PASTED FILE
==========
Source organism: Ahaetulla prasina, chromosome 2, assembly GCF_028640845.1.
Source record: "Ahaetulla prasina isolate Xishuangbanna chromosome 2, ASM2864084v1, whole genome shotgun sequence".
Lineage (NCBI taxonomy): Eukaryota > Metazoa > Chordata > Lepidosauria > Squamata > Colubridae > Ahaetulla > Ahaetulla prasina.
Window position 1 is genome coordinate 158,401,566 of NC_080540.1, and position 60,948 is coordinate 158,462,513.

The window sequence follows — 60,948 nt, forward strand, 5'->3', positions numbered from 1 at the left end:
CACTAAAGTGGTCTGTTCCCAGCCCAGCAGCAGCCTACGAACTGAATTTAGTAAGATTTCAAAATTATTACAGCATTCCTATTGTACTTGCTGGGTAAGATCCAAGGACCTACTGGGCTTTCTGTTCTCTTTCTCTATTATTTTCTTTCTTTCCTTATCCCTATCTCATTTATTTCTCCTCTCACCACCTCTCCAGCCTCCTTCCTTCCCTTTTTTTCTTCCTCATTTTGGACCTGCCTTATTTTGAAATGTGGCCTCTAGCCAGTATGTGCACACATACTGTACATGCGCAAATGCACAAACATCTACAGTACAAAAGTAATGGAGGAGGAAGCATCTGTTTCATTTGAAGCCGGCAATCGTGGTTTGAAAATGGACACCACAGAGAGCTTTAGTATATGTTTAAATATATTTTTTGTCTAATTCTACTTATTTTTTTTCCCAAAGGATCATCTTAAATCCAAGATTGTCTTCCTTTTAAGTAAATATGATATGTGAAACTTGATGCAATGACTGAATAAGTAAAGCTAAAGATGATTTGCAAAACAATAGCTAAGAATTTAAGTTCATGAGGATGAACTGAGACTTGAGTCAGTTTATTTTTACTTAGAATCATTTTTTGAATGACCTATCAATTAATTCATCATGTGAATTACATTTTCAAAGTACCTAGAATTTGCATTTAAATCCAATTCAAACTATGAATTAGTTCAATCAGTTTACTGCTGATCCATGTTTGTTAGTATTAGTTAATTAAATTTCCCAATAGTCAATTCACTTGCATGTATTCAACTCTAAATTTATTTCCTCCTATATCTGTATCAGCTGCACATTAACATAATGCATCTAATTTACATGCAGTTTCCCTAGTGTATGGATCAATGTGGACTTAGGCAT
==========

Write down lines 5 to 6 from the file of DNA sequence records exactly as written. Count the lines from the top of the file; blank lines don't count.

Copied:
The window sequence follows — 60,948 nt, forward strand, 5'->3', positions numbered from 1 at the left end:
CACTAAAGTGGTCTGTTCCCAGCCCAGCAGCAGCCTACGAACTGAATTTAGTAAGATTTCAAAATTATTACAGCATTCCTATTGTACTTGCTGGGTAAGATCCAAGGACCTACTGGGCTTTCTGTTCTCTTTCTCTATTATTTTCTTTCTTTCCTTATCCCTATCTCATTTATTTCTCCTCTCACCACCTCTCCAGCCTCCTTCCTTCCCTTTTTTTCTTCCTCATTTTGGACCTGCCTTATTTTGAAATGTGGCCTCTAGCCAGTATGTGCACACATACTGTACATGCGCAAATGCACAAACATCTACAGTACAAAAGTAATGGAGGAGGAAGCATCTGTTTCATTTGAAGCCGGCAATCGTGGTTTGAAAATGGACACCACAGAGAGCTTTAGTATATGTTTAAATATATTTTTTGTCTAATTCTACTTATTTTTTTTCCCAAAGGATCATCTTAAATCCAAGATTGTCTTCCTTTTAAGTAAATATGATATGTGAAACTTGATGCAATGACTGAATAAGTAAAGCTAAAGATGATTTGCAAAACAATAGCTAAGAATTTAAGTTCATGAGGATGAACTGAGACTTGAGTCAGTTTATTTTTACTTAGAATCATTTTTTGAATGACCTATCAATTAATTCATCATGTGAATTACATTTTCAAAGTACCTAGAATTTGCATTTAAATCCAATTCAAACTATGAATTAGTTCAATCAGTTTACTGCTGATCCATGTTTGTTAGTATTAGTTAATTAAATTTCCCAATAGTCAATTCACTTGCATGTATTCAACTCTAAATTTATTTCCTCCTATATCTGTATCAGCTGCACATTAACATAATGCATCTAATTTACATGCAGTTTCCCTAGTGTATGGATCAATGTGGACTTAGGCAT